Author: Jonathan Stempel
Professor Joseph Grundfest spoke with Reuters' Jonathan Stempel on a new study released by Cornerstone Research and the Stanford Law School Securities Class Action Clearinghouse reporting that securities class-action settlements in 2011 dropped to the lowest level in a decade.
Angry investors are seeing far fewer financial benefits from lawsuits accusing corporate America of securities fraud, but may be on the cusp of a turnaround.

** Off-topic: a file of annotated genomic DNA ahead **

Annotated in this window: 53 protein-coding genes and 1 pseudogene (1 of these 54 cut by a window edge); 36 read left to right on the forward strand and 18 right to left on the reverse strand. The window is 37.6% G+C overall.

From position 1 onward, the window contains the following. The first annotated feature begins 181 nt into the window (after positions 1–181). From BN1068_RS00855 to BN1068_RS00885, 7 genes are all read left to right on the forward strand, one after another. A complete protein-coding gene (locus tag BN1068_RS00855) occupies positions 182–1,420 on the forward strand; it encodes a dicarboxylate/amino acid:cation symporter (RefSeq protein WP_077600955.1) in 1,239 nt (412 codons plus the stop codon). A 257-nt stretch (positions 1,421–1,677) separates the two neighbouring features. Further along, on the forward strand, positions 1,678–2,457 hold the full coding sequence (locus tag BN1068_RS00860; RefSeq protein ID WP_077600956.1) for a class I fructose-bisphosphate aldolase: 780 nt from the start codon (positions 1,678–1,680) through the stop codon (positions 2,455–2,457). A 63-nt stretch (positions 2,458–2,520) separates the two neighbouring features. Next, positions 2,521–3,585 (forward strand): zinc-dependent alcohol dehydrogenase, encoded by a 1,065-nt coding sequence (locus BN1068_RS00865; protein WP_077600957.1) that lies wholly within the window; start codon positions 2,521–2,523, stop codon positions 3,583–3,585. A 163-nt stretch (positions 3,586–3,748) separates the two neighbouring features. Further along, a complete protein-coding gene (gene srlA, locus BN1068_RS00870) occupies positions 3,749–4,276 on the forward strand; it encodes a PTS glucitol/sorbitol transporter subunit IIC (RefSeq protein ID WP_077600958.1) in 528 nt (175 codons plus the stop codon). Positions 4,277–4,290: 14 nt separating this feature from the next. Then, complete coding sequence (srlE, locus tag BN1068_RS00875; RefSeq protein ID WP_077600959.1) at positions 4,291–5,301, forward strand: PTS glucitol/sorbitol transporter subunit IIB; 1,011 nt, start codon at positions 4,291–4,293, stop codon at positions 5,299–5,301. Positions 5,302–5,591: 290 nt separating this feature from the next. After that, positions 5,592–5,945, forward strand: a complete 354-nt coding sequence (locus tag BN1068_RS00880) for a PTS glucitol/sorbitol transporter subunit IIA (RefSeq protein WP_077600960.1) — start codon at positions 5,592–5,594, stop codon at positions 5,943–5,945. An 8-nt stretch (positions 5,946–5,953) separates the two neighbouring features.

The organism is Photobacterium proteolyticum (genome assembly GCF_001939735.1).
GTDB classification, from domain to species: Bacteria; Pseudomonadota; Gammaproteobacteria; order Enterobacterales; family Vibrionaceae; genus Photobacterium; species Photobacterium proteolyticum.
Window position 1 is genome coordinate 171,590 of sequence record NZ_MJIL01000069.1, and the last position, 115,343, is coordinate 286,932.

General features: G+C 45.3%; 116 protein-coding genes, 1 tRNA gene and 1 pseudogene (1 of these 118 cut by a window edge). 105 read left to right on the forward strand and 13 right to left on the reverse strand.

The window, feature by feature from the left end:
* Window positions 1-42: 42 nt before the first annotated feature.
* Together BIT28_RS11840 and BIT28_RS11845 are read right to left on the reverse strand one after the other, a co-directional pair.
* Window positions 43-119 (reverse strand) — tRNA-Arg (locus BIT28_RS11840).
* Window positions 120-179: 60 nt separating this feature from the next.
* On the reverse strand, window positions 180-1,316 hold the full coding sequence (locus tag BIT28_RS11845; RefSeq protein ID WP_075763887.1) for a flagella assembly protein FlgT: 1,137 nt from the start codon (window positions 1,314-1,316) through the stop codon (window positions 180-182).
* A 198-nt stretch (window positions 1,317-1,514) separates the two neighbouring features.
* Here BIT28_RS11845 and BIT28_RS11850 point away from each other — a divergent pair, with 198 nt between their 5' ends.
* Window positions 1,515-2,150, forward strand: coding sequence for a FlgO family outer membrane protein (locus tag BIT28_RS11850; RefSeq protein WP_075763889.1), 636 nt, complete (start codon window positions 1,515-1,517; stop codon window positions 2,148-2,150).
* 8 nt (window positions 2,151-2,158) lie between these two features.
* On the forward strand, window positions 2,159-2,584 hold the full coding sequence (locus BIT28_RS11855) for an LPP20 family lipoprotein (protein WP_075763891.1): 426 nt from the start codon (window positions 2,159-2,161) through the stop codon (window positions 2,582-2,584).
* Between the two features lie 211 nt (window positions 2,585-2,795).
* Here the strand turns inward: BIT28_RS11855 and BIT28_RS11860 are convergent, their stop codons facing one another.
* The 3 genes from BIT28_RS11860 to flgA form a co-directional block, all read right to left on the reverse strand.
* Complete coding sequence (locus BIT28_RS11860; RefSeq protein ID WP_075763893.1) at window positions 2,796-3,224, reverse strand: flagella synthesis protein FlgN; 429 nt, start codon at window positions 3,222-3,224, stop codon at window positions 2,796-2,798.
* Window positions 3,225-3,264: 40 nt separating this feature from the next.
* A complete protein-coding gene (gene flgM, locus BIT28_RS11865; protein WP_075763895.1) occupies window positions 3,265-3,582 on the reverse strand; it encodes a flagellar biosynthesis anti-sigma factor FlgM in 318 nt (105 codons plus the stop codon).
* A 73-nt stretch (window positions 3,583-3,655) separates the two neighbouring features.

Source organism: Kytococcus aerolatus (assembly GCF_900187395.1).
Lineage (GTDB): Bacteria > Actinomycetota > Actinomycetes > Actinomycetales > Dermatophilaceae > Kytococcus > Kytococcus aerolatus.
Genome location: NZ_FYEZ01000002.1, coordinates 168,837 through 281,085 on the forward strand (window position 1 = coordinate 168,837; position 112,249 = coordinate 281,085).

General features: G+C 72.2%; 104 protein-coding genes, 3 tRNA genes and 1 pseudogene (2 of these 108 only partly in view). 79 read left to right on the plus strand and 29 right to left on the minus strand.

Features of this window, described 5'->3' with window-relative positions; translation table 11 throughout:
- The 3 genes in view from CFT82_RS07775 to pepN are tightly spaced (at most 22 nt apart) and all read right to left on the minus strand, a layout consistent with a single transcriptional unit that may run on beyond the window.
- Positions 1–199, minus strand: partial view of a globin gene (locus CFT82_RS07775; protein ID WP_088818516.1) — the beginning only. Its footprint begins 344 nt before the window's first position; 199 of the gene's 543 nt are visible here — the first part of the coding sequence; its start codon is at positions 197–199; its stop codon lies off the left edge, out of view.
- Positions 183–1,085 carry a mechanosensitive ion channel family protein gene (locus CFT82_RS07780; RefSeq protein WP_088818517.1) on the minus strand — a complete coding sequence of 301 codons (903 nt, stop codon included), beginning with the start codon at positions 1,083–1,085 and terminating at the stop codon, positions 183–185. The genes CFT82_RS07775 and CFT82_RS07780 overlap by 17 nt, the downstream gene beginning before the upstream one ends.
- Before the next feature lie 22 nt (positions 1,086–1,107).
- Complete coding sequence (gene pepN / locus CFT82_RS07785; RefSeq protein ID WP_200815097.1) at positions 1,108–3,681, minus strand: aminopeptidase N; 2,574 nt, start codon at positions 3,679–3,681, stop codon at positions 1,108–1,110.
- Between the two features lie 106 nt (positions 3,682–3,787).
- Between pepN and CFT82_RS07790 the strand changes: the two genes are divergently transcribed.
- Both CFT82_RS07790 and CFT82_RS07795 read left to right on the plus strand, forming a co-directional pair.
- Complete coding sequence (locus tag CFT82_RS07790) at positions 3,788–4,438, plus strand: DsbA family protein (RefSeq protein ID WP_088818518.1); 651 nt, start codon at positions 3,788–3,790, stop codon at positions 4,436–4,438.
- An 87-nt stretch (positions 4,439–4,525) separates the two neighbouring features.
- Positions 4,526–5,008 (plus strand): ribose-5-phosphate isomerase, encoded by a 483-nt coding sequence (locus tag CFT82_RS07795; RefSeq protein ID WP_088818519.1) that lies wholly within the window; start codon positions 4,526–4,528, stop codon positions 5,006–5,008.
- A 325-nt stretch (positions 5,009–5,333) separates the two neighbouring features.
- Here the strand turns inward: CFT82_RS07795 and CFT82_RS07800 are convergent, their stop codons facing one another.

The number and size of securities fraud settlements that won final U.S. court approval fell in 2011 to the lowest in a decade, amid a drop in cases linked to accounting problems and U.S. Securities & Exchange Commission enforcement activity.
"Lawyers will debate whether this decline is a result of plaintiffs having brought weaker claims or pro-defendant changes in the legal regime, or some combination," Joseph Grundfest, a Stanford University law professor who works with Cornerstone, said in a statement. "The really big litigation bucks were not in the class-action securities fraud market in 2011."